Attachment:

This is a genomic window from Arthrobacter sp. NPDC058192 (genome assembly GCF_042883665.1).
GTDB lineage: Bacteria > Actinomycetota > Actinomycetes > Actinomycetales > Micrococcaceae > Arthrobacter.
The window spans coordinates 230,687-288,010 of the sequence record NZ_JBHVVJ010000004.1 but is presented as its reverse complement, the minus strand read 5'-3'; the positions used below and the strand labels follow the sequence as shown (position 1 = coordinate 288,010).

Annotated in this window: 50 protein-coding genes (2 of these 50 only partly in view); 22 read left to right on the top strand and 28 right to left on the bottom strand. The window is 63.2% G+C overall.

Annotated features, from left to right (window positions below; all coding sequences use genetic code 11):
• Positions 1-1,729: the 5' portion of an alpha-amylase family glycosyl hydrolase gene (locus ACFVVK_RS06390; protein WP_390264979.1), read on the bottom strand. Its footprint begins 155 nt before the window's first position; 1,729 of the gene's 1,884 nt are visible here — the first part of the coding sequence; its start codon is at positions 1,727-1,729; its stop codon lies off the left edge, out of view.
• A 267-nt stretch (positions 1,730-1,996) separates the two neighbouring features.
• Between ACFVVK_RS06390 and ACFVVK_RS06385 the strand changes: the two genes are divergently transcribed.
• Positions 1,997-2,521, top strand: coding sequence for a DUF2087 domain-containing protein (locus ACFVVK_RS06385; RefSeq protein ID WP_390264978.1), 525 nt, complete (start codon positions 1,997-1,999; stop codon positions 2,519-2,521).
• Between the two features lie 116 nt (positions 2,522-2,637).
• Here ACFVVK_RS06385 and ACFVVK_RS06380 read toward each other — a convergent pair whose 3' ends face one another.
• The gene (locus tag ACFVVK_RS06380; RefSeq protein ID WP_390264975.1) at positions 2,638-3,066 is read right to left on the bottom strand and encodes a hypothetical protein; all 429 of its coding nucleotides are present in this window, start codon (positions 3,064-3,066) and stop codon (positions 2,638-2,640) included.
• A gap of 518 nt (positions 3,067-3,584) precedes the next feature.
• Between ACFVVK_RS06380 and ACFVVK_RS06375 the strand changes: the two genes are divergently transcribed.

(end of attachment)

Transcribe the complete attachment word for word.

This is a genomic window from Arthrobacter sp. NPDC058192 (genome assembly GCF_042883665.1).
GTDB lineage: Bacteria > Actinomycetota > Actinomycetes > Actinomycetales > Micrococcaceae > Arthrobacter.
The window spans coordinates 230,687-288,010 of the sequence record NZ_JBHVVJ010000004.1 but is presented as its reverse complement, the minus strand read 5'-3'; the positions used below and the strand labels follow the sequence as shown (position 1 = coordinate 288,010).

Annotated in this window: 50 protein-coding genes (2 of these 50 only partly in view); 22 read left to right on the top strand and 28 right to left on the bottom strand. The window is 63.2% G+C overall.

Annotated features, from left to right (window positions below; all coding sequences use genetic code 11):
• Positions 1-1,729: the 5' portion of an alpha-amylase family glycosyl hydrolase gene (locus ACFVVK_RS06390; protein WP_390264979.1), read on the bottom strand. Its footprint begins 155 nt before the window's first position; 1,729 of the gene's 1,884 nt are visible here — the first part of the coding sequence; its start codon is at positions 1,727-1,729; its stop codon lies off the left edge, out of view.
• A 267-nt stretch (positions 1,730-1,996) separates the two neighbouring features.
• Between ACFVVK_RS06390 and ACFVVK_RS06385 the strand changes: the two genes are divergently transcribed.
• Positions 1,997-2,521, top strand: coding sequence for a DUF2087 domain-containing protein (locus ACFVVK_RS06385; RefSeq protein ID WP_390264978.1), 525 nt, complete (start codon positions 1,997-1,999; stop codon positions 2,519-2,521).
• Between the two features lie 116 nt (positions 2,522-2,637).
• Here ACFVVK_RS06385 and ACFVVK_RS06380 read toward each other — a convergent pair whose 3' ends face one another.
• The gene (locus tag ACFVVK_RS06380; RefSeq protein ID WP_390264975.1) at positions 2,638-3,066 is read right to left on the bottom strand and encodes a hypothetical protein; all 429 of its coding nucleotides are present in this window, start codon (positions 3,064-3,066) and stop codon (positions 2,638-2,640) included.
• A gap of 518 nt (positions 3,067-3,584) precedes the next feature.
• Between ACFVVK_RS06380 and ACFVVK_RS06375 the strand changes: the two genes are divergently transcribed.